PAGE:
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Tuesday, 23 November 2004

The Frog Chorus

Contrary to the popular belief espoused by Paul McCartney (oh is that ever a face I’d like to smack) the Frog Chorus is not a jolly little bum-bum-bum-ayi-ay. For a start it does not occur at a leisurely hour on a Sunday afternoon of kids’ tv. Nosir. It begins at 4am, waking you with a violent start, thinking ‘what the fuck now?’. Frogs actually make a rawk rawk sound, not unlike the chickens. Except the frogs are much much louder and have different pitches. I suspect it’s because frogs are more intelligent than chickens, although I’ve yet to have a conversation with either species. Actually that’s not true, I have had conversations with the chickens but they’re mostly one-sided. Which may or may not prove whatever point it was I was trying to make. I am very sleep deprived today.

I was trying to nod off again last night when I heard the flapping. Flap flap flap flap swoop! Flap flap flap flap swoop! Again and again. Bat. Batty bat. I guess bats are stupid too. What was it doing in our bedroom? I’m really living in the wrong place. Apart from snakes, crocs and sharks I hate things that flap. You know a flapping noise ought to be a fresh clean sheet on a washing line, or the sound of a crisp tablecloth being draped in preparation for a wild dinner party; not some horrible winged thing with rabies. The Husband tried to stun it into submission with a giant hi-beam torch (on special offer from Robert Dyas for about two quid before we left. It weighs a couple of kilos and could happily be used as a prison searchlight). By this stage of course my body decided that since I was awake I should use the opportunity to pee, so I raced off to the longdrop thinking ‘la la la’ and not thinking about snakes at all. On my return I was cautious about re-entering the room.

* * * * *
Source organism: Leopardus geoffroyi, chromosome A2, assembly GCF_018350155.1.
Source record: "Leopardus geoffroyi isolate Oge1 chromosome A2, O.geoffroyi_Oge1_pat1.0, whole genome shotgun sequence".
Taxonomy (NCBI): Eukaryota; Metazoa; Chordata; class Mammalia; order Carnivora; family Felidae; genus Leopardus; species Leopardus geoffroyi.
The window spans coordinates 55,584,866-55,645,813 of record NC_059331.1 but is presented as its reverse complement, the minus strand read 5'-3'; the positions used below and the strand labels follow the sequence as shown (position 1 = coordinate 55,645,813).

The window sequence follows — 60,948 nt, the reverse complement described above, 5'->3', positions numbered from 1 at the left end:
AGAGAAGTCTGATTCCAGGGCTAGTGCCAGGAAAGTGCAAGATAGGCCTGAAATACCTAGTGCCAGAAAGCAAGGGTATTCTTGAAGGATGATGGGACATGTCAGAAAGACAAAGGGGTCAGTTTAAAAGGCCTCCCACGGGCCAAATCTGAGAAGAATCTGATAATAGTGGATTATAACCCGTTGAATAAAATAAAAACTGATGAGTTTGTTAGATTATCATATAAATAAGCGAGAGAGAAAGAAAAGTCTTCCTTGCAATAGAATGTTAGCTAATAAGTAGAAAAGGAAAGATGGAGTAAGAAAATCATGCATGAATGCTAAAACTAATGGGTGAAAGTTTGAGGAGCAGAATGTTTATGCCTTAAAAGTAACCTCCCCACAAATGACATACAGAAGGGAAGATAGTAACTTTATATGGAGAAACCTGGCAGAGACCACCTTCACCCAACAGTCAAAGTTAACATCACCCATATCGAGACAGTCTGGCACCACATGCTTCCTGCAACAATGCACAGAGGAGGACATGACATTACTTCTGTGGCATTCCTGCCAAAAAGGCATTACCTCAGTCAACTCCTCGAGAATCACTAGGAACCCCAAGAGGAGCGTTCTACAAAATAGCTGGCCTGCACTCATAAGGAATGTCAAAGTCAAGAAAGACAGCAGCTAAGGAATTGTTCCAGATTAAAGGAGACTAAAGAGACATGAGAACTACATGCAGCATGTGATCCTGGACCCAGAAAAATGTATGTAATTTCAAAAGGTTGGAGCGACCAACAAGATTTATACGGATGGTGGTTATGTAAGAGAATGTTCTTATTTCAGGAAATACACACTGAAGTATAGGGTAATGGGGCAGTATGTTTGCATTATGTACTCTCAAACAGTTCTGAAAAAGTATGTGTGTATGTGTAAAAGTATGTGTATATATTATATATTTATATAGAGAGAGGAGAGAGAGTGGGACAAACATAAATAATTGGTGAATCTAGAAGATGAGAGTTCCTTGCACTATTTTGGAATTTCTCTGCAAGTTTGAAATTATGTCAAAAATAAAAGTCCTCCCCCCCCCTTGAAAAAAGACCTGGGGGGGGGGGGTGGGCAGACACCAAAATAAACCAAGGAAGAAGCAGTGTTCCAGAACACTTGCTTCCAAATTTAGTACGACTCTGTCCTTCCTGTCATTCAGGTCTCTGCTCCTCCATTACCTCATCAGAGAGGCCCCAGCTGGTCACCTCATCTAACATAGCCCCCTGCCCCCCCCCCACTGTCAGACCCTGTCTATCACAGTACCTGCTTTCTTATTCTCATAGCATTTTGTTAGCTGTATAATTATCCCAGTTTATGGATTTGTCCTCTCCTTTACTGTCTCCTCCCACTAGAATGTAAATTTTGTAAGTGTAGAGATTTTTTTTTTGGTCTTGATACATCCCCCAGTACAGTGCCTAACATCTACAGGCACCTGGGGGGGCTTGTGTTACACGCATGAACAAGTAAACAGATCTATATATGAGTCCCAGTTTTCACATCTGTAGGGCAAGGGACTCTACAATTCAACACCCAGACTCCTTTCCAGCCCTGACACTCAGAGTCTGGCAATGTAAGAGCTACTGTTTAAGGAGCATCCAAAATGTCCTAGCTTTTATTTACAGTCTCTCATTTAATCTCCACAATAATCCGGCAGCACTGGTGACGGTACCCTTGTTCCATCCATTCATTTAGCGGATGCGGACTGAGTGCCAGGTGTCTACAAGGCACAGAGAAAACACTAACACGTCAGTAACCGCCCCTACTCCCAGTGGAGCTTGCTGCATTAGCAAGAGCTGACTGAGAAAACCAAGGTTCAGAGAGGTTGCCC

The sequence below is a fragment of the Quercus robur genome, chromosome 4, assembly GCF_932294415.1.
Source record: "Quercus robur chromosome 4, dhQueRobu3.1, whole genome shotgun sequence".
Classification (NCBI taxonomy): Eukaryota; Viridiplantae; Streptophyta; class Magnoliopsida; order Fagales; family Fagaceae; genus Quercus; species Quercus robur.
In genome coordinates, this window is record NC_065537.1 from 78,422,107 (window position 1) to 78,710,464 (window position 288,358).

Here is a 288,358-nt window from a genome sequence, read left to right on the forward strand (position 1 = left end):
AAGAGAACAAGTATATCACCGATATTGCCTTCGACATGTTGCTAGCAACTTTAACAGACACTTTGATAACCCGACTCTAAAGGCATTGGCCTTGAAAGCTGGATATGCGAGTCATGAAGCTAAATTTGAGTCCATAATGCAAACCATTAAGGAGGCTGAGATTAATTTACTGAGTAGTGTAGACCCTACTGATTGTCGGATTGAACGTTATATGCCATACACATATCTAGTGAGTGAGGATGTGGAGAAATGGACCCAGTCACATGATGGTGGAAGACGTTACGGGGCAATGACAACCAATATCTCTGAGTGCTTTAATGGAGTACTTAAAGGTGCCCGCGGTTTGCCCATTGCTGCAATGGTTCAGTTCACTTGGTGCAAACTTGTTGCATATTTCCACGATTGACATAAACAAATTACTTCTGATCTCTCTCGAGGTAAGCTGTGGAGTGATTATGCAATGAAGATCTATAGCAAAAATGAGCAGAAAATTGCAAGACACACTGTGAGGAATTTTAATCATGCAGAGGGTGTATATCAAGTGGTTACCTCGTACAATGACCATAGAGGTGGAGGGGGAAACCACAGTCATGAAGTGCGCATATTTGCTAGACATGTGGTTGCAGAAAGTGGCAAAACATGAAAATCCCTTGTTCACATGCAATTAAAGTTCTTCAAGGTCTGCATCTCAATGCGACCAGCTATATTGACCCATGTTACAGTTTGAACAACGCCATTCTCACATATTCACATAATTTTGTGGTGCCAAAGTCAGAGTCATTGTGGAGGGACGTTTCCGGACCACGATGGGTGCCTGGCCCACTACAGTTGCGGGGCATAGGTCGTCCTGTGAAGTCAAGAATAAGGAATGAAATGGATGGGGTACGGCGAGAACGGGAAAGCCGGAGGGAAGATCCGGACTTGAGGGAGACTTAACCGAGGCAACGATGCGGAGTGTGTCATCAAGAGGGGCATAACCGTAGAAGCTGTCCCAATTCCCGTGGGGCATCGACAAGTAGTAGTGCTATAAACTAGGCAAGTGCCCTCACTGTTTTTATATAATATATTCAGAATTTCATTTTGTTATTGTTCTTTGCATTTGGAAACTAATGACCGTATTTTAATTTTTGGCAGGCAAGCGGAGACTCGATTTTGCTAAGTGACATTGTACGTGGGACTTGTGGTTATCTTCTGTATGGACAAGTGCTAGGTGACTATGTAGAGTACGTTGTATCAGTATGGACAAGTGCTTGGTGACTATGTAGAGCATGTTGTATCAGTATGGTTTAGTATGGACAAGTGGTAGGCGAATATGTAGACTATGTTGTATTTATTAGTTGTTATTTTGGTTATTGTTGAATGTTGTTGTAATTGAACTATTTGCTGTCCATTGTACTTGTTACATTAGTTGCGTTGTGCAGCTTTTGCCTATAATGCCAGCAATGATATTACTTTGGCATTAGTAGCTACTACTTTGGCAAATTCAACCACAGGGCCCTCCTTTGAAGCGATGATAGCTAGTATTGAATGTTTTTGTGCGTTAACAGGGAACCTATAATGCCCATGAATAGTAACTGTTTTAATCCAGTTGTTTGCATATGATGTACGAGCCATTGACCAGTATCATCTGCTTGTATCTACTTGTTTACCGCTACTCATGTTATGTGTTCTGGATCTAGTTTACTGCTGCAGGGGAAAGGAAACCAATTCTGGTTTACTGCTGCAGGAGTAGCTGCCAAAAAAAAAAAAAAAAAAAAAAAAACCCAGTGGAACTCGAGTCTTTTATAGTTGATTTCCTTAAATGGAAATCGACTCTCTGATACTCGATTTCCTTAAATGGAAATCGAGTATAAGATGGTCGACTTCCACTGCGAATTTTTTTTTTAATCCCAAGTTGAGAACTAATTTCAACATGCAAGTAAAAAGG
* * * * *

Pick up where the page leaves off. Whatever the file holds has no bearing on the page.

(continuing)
‘Warning, warning, I’ve stunned it, watch out.’
‘Where is it?’
‘I don’t know. I hit it, it fell somewhere.’
‘Should I get a sweeping brush?’
‘Yes. And a bucket.’
‘Will a bowl do?’
‘Yes. Hurry.’

Armed with plastic I enter the bedroom. The hi-beam is sweeping the floor. The bat is by the wardrobe. The husband is still in bed and the mosquito net is still secured.

‘How on earth did you hit it?’
‘Well it landed on the outside of the net so I lunged for it with the pillow’.

He does not specify whether he used my pillow or his. I don’t ask. I try to sweep the beast out the door. It flaps. I throw the bowl over it and sweep that out on to the verandah. I don’t want to sweep it off the step because I don’t want it to (a) flap at me or (b) lie on the path in front of my house. I ask The Husband’s advice.

‘Shall I leave it under the bowl to suffocate and die?’ In Withnail tones, the response –
‘Yes. Leave the wretched bastard to suffer, it has disturbed my sleep.’

Five minutes later – ‘Although the bowl won’t actually be airtight, so I suspect it will live’.

Now we have to try and sleep with the background noise of a bat under a bowl going flump flump flump trying to escape.